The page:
Practicing History is divided up into sections: “The Craft,” “The Yield,” and “Learning from History.” In the first section, the essay “In Search of History,” contains valuable advice for the young historian, whom she hopes will write only about a subject that is dear to him or her. The essay is drawn from a Phi Beta Kappa Address at Radcliffe College in 1963. Students must write about imagery and fact for which they care passionately, and not “because your department has suggested it as an original subject.” In Tuchman’s view, a writer of history must be fascinated by his subject and follow it wherever it leads. She speaks of her own struggles against the parameters of her writing ability. On the mechanics of writing, she councils that “short words are always preferable to long ones; fewer syllables the better, and monosyllables, beautiful and pure like ‘bread’ and ‘sun’ and ‘grass’ are best of all.” Of particular interest is her research technique of making notes on index cards because this keeps the writer from being tied down to a desk. She could take her cards and work anywhere. A good researcher must also know when to stop because research is “endlessly seductive; writing is hard work.” She goes on to say in another essay that “Research provides the material, and theory a pattern of thought, but it is through communication that history is heard and understood.” This circles back to her theme that to write is to instruct, but to also tell a compelling story.
Tuchman believes that creative writing is not just poetry and fiction, but factual writing as well. She provides an artist’s laundry list of necessities for fiction and nonfiction forms: “first, the extra vision with which the artist perceives a truth and conveys it by suggestion. Second, medium of expression: language for writers, paint for painters, clay or stone for sculptors, sound expressed in musical notes for composers. Third, design or structure.” These aspects are what’s needed for art, and therefore they are imperatives for the historical writer.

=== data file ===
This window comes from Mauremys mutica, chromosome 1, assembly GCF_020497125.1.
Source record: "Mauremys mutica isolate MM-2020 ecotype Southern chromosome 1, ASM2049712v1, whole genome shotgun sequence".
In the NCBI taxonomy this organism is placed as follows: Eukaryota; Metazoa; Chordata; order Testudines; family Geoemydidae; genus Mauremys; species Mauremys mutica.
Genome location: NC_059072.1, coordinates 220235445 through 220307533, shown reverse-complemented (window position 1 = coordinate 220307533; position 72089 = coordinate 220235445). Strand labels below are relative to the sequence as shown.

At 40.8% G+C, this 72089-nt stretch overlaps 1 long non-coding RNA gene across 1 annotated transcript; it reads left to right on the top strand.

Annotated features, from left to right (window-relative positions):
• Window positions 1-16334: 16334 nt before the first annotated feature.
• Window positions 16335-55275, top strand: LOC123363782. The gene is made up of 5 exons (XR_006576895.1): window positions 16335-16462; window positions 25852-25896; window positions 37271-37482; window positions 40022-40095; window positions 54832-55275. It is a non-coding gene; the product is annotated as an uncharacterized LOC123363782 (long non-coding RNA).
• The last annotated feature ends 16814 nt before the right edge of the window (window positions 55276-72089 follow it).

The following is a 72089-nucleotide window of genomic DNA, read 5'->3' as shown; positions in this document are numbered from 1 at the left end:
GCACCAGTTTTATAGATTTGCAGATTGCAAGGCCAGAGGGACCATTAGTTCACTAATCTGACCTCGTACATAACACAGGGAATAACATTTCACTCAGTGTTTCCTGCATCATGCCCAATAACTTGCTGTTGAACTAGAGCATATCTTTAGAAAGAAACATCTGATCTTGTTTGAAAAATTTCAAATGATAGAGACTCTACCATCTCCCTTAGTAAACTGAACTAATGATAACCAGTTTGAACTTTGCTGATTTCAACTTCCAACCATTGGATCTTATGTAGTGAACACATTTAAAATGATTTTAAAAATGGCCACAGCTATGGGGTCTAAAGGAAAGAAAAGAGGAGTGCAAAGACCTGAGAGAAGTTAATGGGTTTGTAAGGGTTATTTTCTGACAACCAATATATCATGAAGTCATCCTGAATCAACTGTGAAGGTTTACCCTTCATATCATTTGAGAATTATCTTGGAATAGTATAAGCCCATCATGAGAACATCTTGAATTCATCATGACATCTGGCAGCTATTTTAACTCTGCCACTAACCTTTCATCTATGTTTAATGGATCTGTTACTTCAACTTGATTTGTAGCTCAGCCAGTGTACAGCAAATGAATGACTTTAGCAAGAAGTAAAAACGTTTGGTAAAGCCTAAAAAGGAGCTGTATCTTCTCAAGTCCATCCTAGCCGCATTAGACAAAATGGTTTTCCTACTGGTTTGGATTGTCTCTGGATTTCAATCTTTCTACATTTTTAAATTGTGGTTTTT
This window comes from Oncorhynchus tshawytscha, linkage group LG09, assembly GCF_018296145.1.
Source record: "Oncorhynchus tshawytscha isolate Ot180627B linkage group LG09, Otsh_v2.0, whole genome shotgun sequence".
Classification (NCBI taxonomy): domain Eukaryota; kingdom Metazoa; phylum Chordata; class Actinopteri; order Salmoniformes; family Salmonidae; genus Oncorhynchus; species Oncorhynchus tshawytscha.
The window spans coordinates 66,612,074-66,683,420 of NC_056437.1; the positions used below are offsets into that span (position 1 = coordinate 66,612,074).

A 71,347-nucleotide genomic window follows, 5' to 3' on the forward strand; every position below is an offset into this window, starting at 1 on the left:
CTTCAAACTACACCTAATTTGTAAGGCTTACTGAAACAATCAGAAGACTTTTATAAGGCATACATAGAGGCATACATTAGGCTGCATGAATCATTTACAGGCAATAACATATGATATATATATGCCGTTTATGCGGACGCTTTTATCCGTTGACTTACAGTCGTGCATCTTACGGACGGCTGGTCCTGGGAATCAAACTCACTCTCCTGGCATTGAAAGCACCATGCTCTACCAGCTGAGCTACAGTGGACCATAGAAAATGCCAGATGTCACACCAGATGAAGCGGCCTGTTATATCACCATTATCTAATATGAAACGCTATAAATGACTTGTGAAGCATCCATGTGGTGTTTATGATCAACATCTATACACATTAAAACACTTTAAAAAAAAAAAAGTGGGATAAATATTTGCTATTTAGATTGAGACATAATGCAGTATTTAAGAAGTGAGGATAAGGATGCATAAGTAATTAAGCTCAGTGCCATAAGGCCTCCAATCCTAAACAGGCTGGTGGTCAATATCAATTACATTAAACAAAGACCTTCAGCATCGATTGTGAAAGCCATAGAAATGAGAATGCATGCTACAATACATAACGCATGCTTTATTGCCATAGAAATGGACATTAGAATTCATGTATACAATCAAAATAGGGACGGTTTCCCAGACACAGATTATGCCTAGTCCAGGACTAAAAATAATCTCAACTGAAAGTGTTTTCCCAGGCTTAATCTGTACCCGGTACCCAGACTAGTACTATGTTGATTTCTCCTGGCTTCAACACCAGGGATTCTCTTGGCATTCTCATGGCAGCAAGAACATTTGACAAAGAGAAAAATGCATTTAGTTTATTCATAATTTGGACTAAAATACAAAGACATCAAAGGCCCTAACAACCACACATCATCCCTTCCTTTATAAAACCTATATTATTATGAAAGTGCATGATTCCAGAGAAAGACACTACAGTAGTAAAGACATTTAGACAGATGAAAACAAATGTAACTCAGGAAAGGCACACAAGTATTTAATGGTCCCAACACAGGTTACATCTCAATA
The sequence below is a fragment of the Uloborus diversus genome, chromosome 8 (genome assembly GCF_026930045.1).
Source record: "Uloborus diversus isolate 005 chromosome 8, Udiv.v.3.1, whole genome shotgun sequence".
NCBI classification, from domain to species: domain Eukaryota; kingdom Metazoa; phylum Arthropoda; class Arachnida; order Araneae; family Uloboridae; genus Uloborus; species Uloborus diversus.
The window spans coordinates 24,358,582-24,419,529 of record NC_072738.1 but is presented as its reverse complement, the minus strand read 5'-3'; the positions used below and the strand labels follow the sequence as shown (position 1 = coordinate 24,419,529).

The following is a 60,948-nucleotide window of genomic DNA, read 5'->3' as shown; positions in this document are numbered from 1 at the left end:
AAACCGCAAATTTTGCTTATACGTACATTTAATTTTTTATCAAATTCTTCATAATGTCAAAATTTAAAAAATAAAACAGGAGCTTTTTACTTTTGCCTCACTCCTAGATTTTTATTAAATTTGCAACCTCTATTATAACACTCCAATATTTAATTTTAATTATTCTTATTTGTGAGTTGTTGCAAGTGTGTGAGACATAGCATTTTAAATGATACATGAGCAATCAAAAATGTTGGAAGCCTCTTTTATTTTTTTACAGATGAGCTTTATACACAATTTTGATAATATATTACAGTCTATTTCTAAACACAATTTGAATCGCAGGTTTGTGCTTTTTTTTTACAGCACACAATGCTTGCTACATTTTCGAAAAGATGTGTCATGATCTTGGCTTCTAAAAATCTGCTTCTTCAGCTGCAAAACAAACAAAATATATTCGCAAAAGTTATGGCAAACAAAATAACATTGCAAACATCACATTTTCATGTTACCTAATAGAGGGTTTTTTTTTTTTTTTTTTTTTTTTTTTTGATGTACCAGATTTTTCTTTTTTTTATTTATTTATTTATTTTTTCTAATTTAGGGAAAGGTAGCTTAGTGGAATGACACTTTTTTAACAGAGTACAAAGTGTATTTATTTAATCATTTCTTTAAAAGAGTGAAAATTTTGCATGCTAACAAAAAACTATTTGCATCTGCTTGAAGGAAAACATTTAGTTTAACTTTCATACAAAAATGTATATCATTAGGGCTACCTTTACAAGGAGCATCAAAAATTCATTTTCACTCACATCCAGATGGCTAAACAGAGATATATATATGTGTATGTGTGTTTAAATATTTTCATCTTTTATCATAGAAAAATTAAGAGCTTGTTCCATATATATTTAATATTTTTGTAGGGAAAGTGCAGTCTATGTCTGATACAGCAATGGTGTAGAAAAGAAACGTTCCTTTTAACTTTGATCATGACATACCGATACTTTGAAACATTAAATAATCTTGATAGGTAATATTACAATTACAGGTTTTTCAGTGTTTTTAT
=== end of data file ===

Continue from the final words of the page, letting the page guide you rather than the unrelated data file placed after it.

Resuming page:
“The Yield” contains Tuchman’s shorter historical pieces, many first published in The Nation. She also includes some book reviews from The New York Review of Books. Her writing in this section on Israel illuminates and identifies the roots of the continuing conflict in that region today. Her grandfather was Henry Morgenthau Sr., and she provides an especially insightful profile of him in this section, as she also does with Henry Kissinger, of whom she was not related.
In “Learning from History,” she affirms history’s subject as humanity. “History is the record of human behavior,” she writes, “the most fascinating subject of all, but illogical and so crammed with an unlimited number of variables that it is not susceptible of the scientific method nor of systematizing.” Of the cliché of one who does not remember history is doomed to repeat it, she says: there are “two ways of applying past experience: one is to enable us to avoid past mistakes and to manage better in similar circumstances next time; the other is to enable us to anticipate a future course of events.” She believes fervently in history as illumination of the present, but it requires a 25-50 year perspective because history cannot be written as it happens. That is better left to diary, memoir and journalism. The past tells us what the present and the future are all about.
Barbara Tuchman in her time was a force to be reckoned with, and her work stands up today almost as well as it did when first published. She is the historian for common folk, eschewing the trappings of academia. Her work is a testament to craft, and indeed inspires us to turn the page, book after book. Practicing History contains the added bonus of her writing about writing. Many of her generation have passed, and we are at a loss to replace them. Few writers, from the academy or elsewhere, are writing history for people today. Howard Zinn—gone; William Manchester—gone; Stephen Ambrose—gone; William Shirer—gone; John Toland—gone. A woman-historian is a rarer creature in the crowd of 20th century factual storytellers. So Barbara Tuchman is a gem. Her stories are rooted in time and place, but her style is timeless.
Celebrated for bringing a personal touch to history in her Pulitzer Prize–winning epic The Guns of August and other classic books, Barbara W. Tuchman reflects on world events and the historian’s craft in these perceptive, essential essays.
From thoughtful pieces on the historian’s role to striking insights into America’s past and present to trenchant observations on the international scene, Barbara W. Tuchman looks at history in a unique way and draws lessons from what she sees. Spanning more than four decades of writing in The New York Times Magazine, The Atlantic, Foreign Affairs, Harper’s, The Nation, and The Saturday Evening Post, Tuchman weighs in on a range of eclectic topics, from Israel and Mao Tse-tung to a Freudian reading of Woodrow Wilson. This is a splendid body of work, the story of a lifetime spent “practicing history.”
Praise for Practicing History
“Persuades and enthralls . . . I can think of no better primer for the nonexpert who wishes to learn history.”—Chicago Sun-Times
“Provocative, consistent, and beautifully readable, an event not to be missed by history buffs.”—Baltimore Sun
“A delight to read.”—The New York Times Book Review